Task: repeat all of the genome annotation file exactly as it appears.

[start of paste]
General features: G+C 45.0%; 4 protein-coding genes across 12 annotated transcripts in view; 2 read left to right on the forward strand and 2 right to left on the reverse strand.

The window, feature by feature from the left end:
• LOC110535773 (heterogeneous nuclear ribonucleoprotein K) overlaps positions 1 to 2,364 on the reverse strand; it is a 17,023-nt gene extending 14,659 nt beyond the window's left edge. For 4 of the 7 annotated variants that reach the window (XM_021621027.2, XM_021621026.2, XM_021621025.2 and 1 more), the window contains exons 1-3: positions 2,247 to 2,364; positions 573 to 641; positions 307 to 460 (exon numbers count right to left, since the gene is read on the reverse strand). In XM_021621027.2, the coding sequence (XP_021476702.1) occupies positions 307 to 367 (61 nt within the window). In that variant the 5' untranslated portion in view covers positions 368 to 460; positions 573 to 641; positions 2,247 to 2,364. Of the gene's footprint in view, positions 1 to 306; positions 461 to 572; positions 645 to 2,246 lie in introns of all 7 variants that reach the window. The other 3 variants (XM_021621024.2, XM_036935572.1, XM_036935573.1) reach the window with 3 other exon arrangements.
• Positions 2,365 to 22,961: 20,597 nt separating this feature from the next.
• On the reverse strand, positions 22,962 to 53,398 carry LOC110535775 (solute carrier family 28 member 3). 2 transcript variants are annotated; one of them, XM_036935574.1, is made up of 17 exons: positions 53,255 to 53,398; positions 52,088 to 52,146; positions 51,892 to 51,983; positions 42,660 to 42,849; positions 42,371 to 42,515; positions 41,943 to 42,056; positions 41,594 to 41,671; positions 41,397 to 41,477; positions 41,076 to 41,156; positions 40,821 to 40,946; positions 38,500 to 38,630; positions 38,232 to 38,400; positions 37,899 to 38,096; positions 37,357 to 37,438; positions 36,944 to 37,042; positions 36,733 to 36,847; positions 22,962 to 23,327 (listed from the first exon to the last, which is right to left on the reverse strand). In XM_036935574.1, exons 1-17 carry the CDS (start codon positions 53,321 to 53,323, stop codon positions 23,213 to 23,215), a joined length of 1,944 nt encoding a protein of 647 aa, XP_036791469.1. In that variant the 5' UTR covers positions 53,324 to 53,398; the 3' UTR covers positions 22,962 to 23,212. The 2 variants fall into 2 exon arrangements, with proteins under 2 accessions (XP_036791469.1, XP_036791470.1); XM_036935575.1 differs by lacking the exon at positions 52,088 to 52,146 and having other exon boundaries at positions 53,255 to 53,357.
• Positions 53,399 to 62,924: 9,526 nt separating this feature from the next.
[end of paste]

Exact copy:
General features: G+C 45.0%; 4 protein-coding genes across 12 annotated transcripts in view; 2 read left to right on the forward strand and 2 right to left on the reverse strand.

The window, feature by feature from the left end:
• LOC110535773 (heterogeneous nuclear ribonucleoprotein K) overlaps positions 1 to 2,364 on the reverse strand; it is a 17,023-nt gene extending 14,659 nt beyond the window's left edge. For 4 of the 7 annotated variants that reach the window (XM_021621027.2, XM_021621026.2, XM_021621025.2 and 1 more), the window contains exons 1-3: positions 2,247 to 2,364; positions 573 to 641; positions 307 to 460 (exon numbers count right to left, since the gene is read on the reverse strand). In XM_021621027.2, the coding sequence (XP_021476702.1) occupies positions 307 to 367 (61 nt within the window). In that variant the 5' untranslated portion in view covers positions 368 to 460; positions 573 to 641; positions 2,247 to 2,364. Of the gene's footprint in view, positions 1 to 306; positions 461 to 572; positions 645 to 2,246 lie in introns of all 7 variants that reach the window. The other 3 variants (XM_021621024.2, XM_036935572.1, XM_036935573.1) reach the window with 3 other exon arrangements.
• Positions 2,365 to 22,961: 20,597 nt separating this feature from the next.
• On the reverse strand, positions 22,962 to 53,398 carry LOC110535775 (solute carrier family 28 member 3). 2 transcript variants are annotated; one of them, XM_036935574.1, is made up of 17 exons: positions 53,255 to 53,398; positions 52,088 to 52,146; positions 51,892 to 51,983; positions 42,660 to 42,849; positions 42,371 to 42,515; positions 41,943 to 42,056; positions 41,594 to 41,671; positions 41,397 to 41,477; positions 41,076 to 41,156; positions 40,821 to 40,946; positions 38,500 to 38,630; positions 38,232 to 38,400; positions 37,899 to 38,096; positions 37,357 to 37,438; positions 36,944 to 37,042; positions 36,733 to 36,847; positions 22,962 to 23,327 (listed from the first exon to the last, which is right to left on the reverse strand). In XM_036935574.1, exons 1-17 carry the CDS (start codon positions 53,321 to 53,323, stop codon positions 23,213 to 23,215), a joined length of 1,944 nt encoding a protein of 647 aa, XP_036791469.1. In that variant the 5' UTR covers positions 53,324 to 53,398; the 3' UTR covers positions 22,962 to 23,212. The 2 variants fall into 2 exon arrangements, with proteins under 2 accessions (XP_036791469.1, XP_036791470.1); XM_036935575.1 differs by lacking the exon at positions 52,088 to 52,146 and having other exon boundaries at positions 53,255 to 53,357.
• Positions 53,399 to 62,924: 9,526 nt separating this feature from the next.